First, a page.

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Eur J Intern Med. 2007 Jul;18(4):295-8.

Periodontal care may improve endothelial function.

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Department of Internal Medicine A, Baruch-Padeh Poriya Medical Center, Lower Galilee 15208, Israel.



Periodontitis is a chronic, infectious, insidious disease of the tooth-supporting structures that causes a general inflammatory response. The aims of this study were to determine whether periodontitis is associated with endothelial dysfunction leading to cardiovascular events and whether proper management of periodontal disease would improve endothelial function and prevent cardiovascular events in the future.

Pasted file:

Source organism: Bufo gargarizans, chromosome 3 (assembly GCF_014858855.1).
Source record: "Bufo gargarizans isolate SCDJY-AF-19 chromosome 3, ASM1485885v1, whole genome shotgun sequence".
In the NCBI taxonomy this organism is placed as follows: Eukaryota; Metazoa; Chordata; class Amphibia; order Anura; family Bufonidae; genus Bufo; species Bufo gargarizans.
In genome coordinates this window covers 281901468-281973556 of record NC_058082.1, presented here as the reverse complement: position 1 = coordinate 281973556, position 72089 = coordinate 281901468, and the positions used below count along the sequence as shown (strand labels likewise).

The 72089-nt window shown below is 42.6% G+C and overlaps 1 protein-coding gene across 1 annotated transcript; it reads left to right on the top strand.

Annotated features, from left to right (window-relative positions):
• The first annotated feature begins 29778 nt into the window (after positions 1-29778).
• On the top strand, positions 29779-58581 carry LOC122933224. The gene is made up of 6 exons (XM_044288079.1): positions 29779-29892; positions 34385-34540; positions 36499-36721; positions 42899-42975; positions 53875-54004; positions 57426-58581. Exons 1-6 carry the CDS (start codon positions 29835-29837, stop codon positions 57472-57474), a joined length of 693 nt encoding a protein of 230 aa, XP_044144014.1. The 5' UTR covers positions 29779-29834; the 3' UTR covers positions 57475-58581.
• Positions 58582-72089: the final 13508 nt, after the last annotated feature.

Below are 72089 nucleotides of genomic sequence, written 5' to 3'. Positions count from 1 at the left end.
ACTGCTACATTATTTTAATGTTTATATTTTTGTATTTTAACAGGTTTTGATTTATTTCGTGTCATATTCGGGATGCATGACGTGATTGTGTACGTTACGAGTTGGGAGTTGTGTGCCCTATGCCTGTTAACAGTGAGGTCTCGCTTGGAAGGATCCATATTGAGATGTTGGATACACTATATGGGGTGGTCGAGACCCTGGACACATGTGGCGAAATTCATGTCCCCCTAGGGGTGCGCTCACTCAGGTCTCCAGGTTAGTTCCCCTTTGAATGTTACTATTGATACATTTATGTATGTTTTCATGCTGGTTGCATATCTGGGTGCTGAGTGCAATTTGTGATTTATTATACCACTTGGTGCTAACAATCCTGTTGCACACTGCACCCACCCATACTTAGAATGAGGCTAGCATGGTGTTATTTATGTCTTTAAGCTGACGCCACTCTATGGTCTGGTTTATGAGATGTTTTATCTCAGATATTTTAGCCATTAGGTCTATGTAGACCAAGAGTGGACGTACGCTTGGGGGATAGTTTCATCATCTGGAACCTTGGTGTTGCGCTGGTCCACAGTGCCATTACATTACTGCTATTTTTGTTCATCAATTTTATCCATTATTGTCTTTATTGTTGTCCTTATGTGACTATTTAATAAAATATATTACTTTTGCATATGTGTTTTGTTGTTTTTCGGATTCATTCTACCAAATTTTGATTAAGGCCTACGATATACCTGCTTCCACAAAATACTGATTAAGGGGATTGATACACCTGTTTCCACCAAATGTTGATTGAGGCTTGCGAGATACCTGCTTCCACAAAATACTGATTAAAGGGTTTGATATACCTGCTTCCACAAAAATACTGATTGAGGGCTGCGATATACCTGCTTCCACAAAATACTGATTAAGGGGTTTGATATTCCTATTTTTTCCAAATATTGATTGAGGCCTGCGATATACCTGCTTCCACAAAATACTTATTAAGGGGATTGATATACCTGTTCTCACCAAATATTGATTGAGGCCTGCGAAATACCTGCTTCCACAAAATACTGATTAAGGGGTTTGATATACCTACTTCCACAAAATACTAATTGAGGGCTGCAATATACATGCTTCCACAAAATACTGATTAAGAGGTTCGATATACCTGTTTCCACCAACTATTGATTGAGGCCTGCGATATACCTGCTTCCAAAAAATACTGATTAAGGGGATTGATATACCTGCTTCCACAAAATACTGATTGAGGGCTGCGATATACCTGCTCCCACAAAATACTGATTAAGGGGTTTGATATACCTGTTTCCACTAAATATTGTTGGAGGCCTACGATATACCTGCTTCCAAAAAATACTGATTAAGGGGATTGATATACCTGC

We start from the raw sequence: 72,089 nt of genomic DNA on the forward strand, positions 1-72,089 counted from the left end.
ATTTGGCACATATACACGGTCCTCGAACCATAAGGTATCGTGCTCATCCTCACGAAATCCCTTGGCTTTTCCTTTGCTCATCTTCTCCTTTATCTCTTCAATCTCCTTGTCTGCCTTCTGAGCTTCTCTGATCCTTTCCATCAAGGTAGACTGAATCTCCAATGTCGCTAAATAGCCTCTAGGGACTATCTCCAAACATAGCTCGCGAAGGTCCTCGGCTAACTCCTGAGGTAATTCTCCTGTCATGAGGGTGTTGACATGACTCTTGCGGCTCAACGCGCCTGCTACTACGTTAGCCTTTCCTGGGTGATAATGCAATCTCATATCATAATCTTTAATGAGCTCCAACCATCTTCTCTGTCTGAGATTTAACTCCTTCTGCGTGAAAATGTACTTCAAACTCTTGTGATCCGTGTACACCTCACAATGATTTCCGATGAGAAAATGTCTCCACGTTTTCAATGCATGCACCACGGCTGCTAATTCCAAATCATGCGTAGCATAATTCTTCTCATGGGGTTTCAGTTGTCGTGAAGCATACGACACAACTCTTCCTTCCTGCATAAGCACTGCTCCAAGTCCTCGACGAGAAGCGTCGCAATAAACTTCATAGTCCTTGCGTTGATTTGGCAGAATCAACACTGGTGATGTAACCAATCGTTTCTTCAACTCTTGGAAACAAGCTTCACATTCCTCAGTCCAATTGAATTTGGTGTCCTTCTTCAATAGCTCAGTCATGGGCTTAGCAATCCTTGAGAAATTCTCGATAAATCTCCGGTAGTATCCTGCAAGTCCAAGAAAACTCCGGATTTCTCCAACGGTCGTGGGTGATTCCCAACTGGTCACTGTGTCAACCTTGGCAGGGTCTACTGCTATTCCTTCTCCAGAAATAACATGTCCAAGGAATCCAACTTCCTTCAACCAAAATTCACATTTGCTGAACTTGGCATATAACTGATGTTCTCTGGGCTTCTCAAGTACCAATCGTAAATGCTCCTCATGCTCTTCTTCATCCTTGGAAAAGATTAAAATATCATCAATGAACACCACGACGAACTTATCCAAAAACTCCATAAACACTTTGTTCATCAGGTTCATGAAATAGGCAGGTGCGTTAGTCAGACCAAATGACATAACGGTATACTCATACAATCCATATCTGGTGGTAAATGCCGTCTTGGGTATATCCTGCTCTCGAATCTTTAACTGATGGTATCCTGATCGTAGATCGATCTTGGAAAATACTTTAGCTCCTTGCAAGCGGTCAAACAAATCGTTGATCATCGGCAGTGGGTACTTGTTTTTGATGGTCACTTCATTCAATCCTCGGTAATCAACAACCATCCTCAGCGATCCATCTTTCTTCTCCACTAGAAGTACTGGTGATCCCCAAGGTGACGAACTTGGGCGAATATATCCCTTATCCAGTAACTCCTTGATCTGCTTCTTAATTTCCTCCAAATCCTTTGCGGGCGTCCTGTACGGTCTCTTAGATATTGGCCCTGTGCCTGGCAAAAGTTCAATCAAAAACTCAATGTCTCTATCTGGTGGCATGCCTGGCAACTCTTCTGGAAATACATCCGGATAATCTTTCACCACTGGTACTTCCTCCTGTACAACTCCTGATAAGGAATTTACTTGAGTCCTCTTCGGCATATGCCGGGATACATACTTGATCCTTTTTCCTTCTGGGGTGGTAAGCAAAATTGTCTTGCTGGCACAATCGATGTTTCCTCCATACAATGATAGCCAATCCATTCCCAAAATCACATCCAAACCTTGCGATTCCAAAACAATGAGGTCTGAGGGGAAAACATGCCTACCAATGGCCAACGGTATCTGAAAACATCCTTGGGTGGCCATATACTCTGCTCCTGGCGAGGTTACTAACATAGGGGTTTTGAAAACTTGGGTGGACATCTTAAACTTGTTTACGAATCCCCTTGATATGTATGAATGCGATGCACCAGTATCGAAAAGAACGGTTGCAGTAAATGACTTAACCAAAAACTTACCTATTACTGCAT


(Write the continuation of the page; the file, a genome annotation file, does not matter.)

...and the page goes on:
Twenty-two patients (12 women, 10 men; 40+/-5 years old) took part in the study. All had severe periodontitis (without systemic disorders) and were all treated conservatively. Thirteen patients returned for a second visit after 3 months of treatment. Endothelial function and periodontal status were evaluated on entry into the study and 3 months following treatment. Ten age-matched, healthy volunteers without periodontal disease served as the control group.


There was a significant difference between the patient group and the healthy controls: FMD% 4.12+/-3.96 vs. 16.60+/-7.86% (p=0.0000). Periodontitis improved significantly in all 13 patients who completed 3 months of treatment, and their endothelial function improved as well: FMD% 4.12+/-3.96% vs. 11.12+/-7.22% (p=0.007). No difference was found in FID% before and after 3 months of treatment: 20.97+/-10.66% vs.17.94+/-6.23% (p=NS).


Periodontitis may be an insidious cause of endothelial dysfunction and cardiovascular events. Treating periodontitis can improve endothelial function and be an important preventive tool for cardiovascular disease.


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